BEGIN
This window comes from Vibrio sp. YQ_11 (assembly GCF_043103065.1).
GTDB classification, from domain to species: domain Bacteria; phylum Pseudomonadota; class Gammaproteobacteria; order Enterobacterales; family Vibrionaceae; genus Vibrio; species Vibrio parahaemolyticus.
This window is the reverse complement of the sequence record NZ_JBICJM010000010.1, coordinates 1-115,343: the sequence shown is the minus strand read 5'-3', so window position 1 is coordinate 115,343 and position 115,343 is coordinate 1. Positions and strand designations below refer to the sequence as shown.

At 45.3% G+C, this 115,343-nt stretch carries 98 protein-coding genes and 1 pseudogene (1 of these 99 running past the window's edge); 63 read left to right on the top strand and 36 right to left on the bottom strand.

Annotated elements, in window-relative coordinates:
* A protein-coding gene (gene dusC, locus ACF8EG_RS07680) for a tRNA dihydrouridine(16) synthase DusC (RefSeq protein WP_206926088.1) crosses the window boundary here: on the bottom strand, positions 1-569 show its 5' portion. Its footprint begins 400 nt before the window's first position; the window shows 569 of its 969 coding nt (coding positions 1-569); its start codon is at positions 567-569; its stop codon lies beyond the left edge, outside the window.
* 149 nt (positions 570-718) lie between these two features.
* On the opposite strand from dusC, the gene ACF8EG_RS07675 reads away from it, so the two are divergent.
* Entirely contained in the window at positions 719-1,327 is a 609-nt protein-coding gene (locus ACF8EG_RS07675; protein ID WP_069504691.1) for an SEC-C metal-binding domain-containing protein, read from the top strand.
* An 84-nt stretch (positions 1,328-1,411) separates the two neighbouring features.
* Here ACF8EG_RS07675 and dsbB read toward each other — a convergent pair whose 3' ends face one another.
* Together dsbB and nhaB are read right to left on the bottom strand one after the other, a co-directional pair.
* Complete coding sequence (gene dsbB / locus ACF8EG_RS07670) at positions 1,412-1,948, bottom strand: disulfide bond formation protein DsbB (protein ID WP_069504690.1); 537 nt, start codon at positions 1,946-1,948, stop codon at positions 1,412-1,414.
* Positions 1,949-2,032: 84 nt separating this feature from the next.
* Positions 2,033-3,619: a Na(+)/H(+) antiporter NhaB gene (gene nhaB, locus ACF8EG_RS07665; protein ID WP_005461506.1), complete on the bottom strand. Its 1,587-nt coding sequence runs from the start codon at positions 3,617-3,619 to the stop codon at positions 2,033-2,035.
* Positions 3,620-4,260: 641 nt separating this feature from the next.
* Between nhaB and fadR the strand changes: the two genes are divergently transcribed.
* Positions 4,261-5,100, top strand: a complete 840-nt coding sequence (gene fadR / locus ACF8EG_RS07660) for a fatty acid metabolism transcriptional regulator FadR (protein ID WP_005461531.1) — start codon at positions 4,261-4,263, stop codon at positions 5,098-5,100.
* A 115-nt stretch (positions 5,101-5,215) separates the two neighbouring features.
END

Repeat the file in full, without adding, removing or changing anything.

This window comes from Vibrio sp. YQ_11 (assembly GCF_043103065.1).
GTDB classification, from domain to species: domain Bacteria; phylum Pseudomonadota; class Gammaproteobacteria; order Enterobacterales; family Vibrionaceae; genus Vibrio; species Vibrio parahaemolyticus.
This window is the reverse complement of the sequence record NZ_JBICJM010000010.1, coordinates 1-115,343: the sequence shown is the minus strand read 5'-3', so window position 1 is coordinate 115,343 and position 115,343 is coordinate 1. Positions and strand designations below refer to the sequence as shown.

At 45.3% G+C, this 115,343-nt stretch carries 98 protein-coding genes and 1 pseudogene (1 of these 99 running past the window's edge); 63 read left to right on the top strand and 36 right to left on the bottom strand.

Annotated elements, in window-relative coordinates:
* A protein-coding gene (gene dusC, locus ACF8EG_RS07680) for a tRNA dihydrouridine(16) synthase DusC (RefSeq protein WP_206926088.1) crosses the window boundary here: on the bottom strand, positions 1-569 show its 5' portion. Its footprint begins 400 nt before the window's first position; the window shows 569 of its 969 coding nt (coding positions 1-569); its start codon is at positions 567-569; its stop codon lies beyond the left edge, outside the window.
* 149 nt (positions 570-718) lie between these two features.
* On the opposite strand from dusC, the gene ACF8EG_RS07675 reads away from it, so the two are divergent.
* Entirely contained in the window at positions 719-1,327 is a 609-nt protein-coding gene (locus ACF8EG_RS07675; protein ID WP_069504691.1) for an SEC-C metal-binding domain-containing protein, read from the top strand.
* An 84-nt stretch (positions 1,328-1,411) separates the two neighbouring features.
* Here ACF8EG_RS07675 and dsbB read toward each other — a convergent pair whose 3' ends face one another.
* Together dsbB and nhaB are read right to left on the bottom strand one after the other, a co-directional pair.
* Complete coding sequence (gene dsbB / locus ACF8EG_RS07670) at positions 1,412-1,948, bottom strand: disulfide bond formation protein DsbB (protein ID WP_069504690.1); 537 nt, start codon at positions 1,946-1,948, stop codon at positions 1,412-1,414.
* Positions 1,949-2,032: 84 nt separating this feature from the next.
* Positions 2,033-3,619: a Na(+)/H(+) antiporter NhaB gene (gene nhaB, locus ACF8EG_RS07665; protein ID WP_005461506.1), complete on the bottom strand. Its 1,587-nt coding sequence runs from the start codon at positions 3,617-3,619 to the stop codon at positions 2,033-2,035.
* Positions 3,620-4,260: 641 nt separating this feature from the next.
* Between nhaB and fadR the strand changes: the two genes are divergently transcribed.
* Positions 4,261-5,100, top strand: a complete 840-nt coding sequence (gene fadR / locus ACF8EG_RS07660) for a fatty acid metabolism transcriptional regulator FadR (protein ID WP_005461531.1) — start codon at positions 4,261-4,263, stop codon at positions 5,098-5,100.
* A 115-nt stretch (positions 5,101-5,215) separates the two neighbouring features.